Traveling Outside the United States
If you are planning a trip outside the United States, be sure to check the following before you depart to avoid having problems re-entering the U.S. You should make sure the following are fulfilled prior to travel:
- A valid passport at least 6 months from expiration
- A valid visa
- If your F-1/F-2 or J-1/J-2 visa has expired, you have to apply for one in your home country
- A current I-20 or DS-2019 form with appropriate endorsement ( travel signature)
- Be prepared to talk about your educational goals in the U.S., your intent to return to your home country and your plans once you do return home.
If you are on optional practical training, you must also present:
- A valid Employment Authorization Document (EAD)
- A letter from your employer stating that you have a job, the job description and the dates of employment.
Automated Form I-94:
- Effective April 30, 2013, U.S. Customs and Border Protection (CBP) automated its arrival and departure process and has eliminated the paper Form I-94 for air and sea travelers (CBP will still issue a paper Form I-94 at land border ports of entry). Although air and sea travelers will no longer receive a paper Form I-94, CBP has created an electronic record of your arrival and departure. You will be able to obtain your admission number and electronic I-94 record through the website www.cbp.gov/I-94. This information must be reported to our office within ten (10) days of each entry into the U.S.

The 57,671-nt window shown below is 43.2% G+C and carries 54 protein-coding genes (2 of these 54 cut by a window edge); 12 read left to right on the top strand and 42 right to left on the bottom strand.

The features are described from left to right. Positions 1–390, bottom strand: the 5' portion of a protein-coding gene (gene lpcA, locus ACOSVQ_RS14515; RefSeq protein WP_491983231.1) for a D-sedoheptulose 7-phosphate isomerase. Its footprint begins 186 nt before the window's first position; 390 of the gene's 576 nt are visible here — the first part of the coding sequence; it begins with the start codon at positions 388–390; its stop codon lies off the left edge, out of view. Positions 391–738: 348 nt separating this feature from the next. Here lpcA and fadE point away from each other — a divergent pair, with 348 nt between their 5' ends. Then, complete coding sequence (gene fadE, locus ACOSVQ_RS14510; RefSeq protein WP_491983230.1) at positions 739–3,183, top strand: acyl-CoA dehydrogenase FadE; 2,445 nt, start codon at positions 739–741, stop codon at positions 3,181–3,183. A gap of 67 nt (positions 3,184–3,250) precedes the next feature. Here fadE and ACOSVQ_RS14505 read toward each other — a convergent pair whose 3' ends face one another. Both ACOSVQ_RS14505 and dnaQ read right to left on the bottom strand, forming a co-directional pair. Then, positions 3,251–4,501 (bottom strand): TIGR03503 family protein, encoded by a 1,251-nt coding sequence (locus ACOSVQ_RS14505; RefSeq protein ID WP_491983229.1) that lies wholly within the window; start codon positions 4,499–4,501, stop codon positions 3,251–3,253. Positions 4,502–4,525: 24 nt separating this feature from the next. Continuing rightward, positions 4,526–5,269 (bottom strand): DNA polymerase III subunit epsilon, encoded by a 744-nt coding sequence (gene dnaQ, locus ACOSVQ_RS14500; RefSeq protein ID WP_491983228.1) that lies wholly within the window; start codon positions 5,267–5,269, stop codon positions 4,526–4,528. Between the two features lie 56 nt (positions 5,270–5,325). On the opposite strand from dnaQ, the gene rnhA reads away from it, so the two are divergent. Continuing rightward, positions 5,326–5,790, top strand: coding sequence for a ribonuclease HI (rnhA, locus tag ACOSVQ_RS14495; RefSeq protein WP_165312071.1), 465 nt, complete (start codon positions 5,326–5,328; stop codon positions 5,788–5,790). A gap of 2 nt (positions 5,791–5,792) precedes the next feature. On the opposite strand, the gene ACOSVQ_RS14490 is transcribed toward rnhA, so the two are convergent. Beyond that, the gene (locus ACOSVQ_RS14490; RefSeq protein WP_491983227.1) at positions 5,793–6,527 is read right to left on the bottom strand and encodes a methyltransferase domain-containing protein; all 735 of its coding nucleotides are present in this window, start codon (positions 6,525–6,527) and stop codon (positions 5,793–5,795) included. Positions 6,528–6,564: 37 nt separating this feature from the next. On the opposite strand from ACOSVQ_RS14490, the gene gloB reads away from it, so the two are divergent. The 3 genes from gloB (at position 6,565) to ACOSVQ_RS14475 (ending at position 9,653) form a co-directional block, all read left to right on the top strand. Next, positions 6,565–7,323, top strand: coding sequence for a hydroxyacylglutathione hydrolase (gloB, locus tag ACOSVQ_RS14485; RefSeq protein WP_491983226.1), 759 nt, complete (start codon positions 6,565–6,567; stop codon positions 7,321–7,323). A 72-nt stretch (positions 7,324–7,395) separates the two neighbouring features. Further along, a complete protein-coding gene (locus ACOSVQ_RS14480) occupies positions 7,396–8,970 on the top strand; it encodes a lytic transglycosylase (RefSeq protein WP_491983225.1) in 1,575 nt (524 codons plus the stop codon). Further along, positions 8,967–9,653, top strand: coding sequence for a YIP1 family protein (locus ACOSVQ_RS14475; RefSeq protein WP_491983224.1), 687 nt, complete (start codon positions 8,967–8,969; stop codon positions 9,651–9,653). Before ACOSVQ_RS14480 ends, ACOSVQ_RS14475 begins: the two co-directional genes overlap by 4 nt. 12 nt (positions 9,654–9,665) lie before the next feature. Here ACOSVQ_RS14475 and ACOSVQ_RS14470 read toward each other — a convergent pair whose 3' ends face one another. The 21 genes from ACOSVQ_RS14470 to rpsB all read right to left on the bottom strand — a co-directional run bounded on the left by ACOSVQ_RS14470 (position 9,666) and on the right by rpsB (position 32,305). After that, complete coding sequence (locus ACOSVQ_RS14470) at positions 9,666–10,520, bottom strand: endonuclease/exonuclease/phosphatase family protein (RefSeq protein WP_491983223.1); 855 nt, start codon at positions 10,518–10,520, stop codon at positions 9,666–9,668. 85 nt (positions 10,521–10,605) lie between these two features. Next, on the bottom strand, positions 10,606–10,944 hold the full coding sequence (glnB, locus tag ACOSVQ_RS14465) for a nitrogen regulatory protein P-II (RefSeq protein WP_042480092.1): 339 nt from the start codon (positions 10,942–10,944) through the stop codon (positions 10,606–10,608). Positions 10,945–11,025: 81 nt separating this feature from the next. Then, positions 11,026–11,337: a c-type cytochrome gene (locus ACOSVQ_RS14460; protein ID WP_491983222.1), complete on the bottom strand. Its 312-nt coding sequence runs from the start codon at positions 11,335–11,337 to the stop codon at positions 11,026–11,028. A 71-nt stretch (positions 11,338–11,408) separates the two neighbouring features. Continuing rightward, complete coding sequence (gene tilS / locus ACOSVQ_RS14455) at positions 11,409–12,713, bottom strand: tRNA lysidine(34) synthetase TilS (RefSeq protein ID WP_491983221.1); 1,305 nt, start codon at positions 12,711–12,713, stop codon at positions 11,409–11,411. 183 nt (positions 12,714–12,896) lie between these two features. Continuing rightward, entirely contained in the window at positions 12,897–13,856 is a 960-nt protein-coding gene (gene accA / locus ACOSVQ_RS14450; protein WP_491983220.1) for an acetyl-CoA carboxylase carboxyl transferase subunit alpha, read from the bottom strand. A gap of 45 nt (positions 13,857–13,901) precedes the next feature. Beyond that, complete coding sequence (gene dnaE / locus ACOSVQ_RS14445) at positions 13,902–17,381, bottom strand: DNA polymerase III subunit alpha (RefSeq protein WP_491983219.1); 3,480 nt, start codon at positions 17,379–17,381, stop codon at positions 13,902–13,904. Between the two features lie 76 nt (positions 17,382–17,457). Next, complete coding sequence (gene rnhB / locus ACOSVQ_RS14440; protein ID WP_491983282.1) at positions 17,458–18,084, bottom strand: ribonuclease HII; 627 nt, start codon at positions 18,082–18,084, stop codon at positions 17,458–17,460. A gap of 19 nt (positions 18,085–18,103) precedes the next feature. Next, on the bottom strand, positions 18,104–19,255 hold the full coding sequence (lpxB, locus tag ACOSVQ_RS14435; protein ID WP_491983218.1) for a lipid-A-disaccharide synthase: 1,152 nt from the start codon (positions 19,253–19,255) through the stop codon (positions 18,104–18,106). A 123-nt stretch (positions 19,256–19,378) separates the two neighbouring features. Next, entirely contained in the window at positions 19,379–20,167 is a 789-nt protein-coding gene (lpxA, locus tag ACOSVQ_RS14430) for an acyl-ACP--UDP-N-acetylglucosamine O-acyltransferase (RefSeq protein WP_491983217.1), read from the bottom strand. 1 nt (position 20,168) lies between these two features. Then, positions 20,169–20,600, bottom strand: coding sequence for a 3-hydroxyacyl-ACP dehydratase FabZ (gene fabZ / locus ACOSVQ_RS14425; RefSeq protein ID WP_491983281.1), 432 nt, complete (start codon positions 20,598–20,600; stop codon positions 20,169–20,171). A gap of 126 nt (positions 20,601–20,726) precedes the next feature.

- With the new process, a CBP officer will stamp your passport. This admission stamp will show the date of admission, class of admission (F-1/J-1) and D/S (duration of status). If you receive an expiration date on your admission stamp you must ask the immigration officer to correct it to (D/S).
- If you are admitted incorrectly to the U.S., you should visit a local CBP Deferred Inspection Site or port of entry to have your admission corrected. A list of Deferred Inspection Sites and ports of entry can be found at www.cbp.gov, under the “Ports” link at the bottom of the page.
- If you received an incorrect I-94 from U.S. Citizenship and Immigration Services (USCIS), you should refer to Form I-102 available at www.uscis.gov/forms
NOTE: If you encounter any difficulties when entering the U.S., do not argue with the immigration officer; ask them to call IMP on your behalf.